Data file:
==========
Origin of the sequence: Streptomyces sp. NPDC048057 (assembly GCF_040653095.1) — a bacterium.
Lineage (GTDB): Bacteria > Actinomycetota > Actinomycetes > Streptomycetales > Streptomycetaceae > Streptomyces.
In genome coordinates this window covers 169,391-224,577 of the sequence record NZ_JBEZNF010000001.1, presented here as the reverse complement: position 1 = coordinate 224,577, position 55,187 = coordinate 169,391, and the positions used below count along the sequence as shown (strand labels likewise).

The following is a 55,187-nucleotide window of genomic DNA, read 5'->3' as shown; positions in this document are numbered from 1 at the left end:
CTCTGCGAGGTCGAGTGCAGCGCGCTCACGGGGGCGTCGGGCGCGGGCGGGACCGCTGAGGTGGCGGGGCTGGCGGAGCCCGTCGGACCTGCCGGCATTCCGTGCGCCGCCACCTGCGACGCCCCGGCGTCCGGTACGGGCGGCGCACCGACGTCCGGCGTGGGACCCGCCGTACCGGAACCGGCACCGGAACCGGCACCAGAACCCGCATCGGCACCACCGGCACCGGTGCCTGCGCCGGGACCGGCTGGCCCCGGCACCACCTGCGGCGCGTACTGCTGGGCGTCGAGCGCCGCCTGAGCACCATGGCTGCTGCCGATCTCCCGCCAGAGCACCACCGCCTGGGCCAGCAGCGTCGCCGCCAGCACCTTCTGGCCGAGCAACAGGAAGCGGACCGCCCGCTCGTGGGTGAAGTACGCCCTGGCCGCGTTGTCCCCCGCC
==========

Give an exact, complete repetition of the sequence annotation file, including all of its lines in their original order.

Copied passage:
Origin of the sequence: Streptomyces sp. NPDC048057 (assembly GCF_040653095.1) — a bacterium.
Lineage (GTDB): Bacteria > Actinomycetota > Actinomycetes > Streptomycetales > Streptomycetaceae > Streptomyces.
In genome coordinates this window covers 169,391-224,577 of the sequence record NZ_JBEZNF010000001.1, presented here as the reverse complement: position 1 = coordinate 224,577, position 55,187 = coordinate 169,391, and the positions used below count along the sequence as shown (strand labels likewise).

The following is a 55,187-nucleotide window of genomic DNA, read 5'->3' as shown; positions in this document are numbered from 1 at the left end:
CTCTGCGAGGTCGAGTGCAGCGCGCTCACGGGGGCGTCGGGCGCGGGCGGGACCGCTGAGGTGGCGGGGCTGGCGGAGCCCGTCGGACCTGCCGGCATTCCGTGCGCCGCCACCTGCGACGCCCCGGCGTCCGGTACGGGCGGCGCACCGACGTCCGGCGTGGGACCCGCCGTACCGGAACCGGCACCGGAACCGGCACCAGAACCCGCATCGGCACCACCGGCACCGGTGCCTGCGCCGGGACCGGCTGGCCCCGGCACCACCTGCGGCGCGTACTGCTGGGCGTCGAGCGCCGCCTGAGCACCATGGCTGCTGCCGATCTCCCGCCAGAGCACCACCGCCTGGGCCAGCAGCGTCGCCGCCAGCACCTTCTGGCCGAGCAACAGGAAGCGGACCGCCCGCTCGTGGGTGAAGTACGCCCTGGCCGCGTTGTCCCCCGCC